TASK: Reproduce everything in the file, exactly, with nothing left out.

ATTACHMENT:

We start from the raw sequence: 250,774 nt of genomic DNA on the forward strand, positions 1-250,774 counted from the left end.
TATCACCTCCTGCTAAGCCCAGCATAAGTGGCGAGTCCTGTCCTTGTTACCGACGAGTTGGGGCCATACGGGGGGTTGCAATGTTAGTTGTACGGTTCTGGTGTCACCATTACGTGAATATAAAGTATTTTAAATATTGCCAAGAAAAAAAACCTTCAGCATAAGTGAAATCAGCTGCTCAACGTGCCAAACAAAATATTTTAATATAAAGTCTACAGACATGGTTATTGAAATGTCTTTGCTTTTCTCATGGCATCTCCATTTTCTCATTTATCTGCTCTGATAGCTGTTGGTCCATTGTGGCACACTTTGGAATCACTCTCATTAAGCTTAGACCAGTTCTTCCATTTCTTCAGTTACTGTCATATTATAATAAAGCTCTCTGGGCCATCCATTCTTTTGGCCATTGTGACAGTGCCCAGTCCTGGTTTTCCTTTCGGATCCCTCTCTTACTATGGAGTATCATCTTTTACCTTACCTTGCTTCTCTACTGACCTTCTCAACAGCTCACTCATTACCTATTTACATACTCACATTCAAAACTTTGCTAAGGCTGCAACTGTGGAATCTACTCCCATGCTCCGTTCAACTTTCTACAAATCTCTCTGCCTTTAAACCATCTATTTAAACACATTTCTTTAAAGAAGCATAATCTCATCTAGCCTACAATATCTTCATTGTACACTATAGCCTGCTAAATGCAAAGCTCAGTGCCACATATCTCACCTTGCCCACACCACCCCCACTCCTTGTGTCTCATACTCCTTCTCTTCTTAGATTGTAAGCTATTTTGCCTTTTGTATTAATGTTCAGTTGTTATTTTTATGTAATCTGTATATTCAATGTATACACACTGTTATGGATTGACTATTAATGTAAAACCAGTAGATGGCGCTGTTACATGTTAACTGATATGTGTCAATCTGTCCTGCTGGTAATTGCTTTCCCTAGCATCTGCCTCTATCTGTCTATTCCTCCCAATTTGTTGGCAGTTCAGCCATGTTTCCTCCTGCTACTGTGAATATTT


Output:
We start from the raw sequence: 250,774 nt of genomic DNA on the forward strand, positions 1-250,774 counted from the left end.
TATCACCTCCTGCTAAGCCCAGCATAAGTGGCGAGTCCTGTCCTTGTTACCGACGAGTTGGGGCCATACGGGGGGTTGCAATGTTAGTTGTACGGTTCTGGTGTCACCATTACGTGAATATAAAGTATTTTAAATATTGCCAAGAAAAAAAACCTTCAGCATAAGTGAAATCAGCTGCTCAACGTGCCAAACAAAATATTTTAATATAAAGTCTACAGACATGGTTATTGAAATGTCTTTGCTTTTCTCATGGCATCTCCATTTTCTCATTTATCTGCTCTGATAGCTGTTGGTCCATTGTGGCACACTTTGGAATCACTCTCATTAAGCTTAGACCAGTTCTTCCATTTCTTCAGTTACTGTCATATTATAATAAAGCTCTCTGGGCCATCCATTCTTTTGGCCATTGTGACAGTGCCCAGTCCTGGTTTTCCTTTCGGATCCCTCTCTTACTATGGAGTATCATCTTTTACCTTACCTTGCTTCTCTACTGACCTTCTCAACAGCTCACTCATTACCTATTTACATACTCACATTCAAAACTTTGCTAAGGCTGCAACTGTGGAATCTACTCCCATGCTCCGTTCAACTTTCTACAAATCTCTCTGCCTTTAAACCATCTATTTAAACACATTTCTTTAAAGAAGCATAATCTCATCTAGCCTACAATATCTTCATTGTACACTATAGCCTGCTAAATGCAAAGCTCAGTGCCACATATCTCACCTTGCCCACACCACCCCCACTCCTTGTGTCTCATACTCCTTCTCTTCTTAGATTGTAAGCTATTTTGCCTTTTGTATTAATGTTCAGTTGTTATTTTTATGTAATCTGTATATTCAATGTATACACACTGTTATGGATTGACTATTAATGTAAAACCAGTAGATGGCGCTGTTACATGTTAACTGATATGTGTCAATCTGTCCTGCTGGTAATTGCTTTCCCTAGCATCTGCCTCTATCTGTCTATTCCTCCCAATTTGTTGGCAGTTCAGCCATGTTTCCTCCTGCTACTGTGAATATTT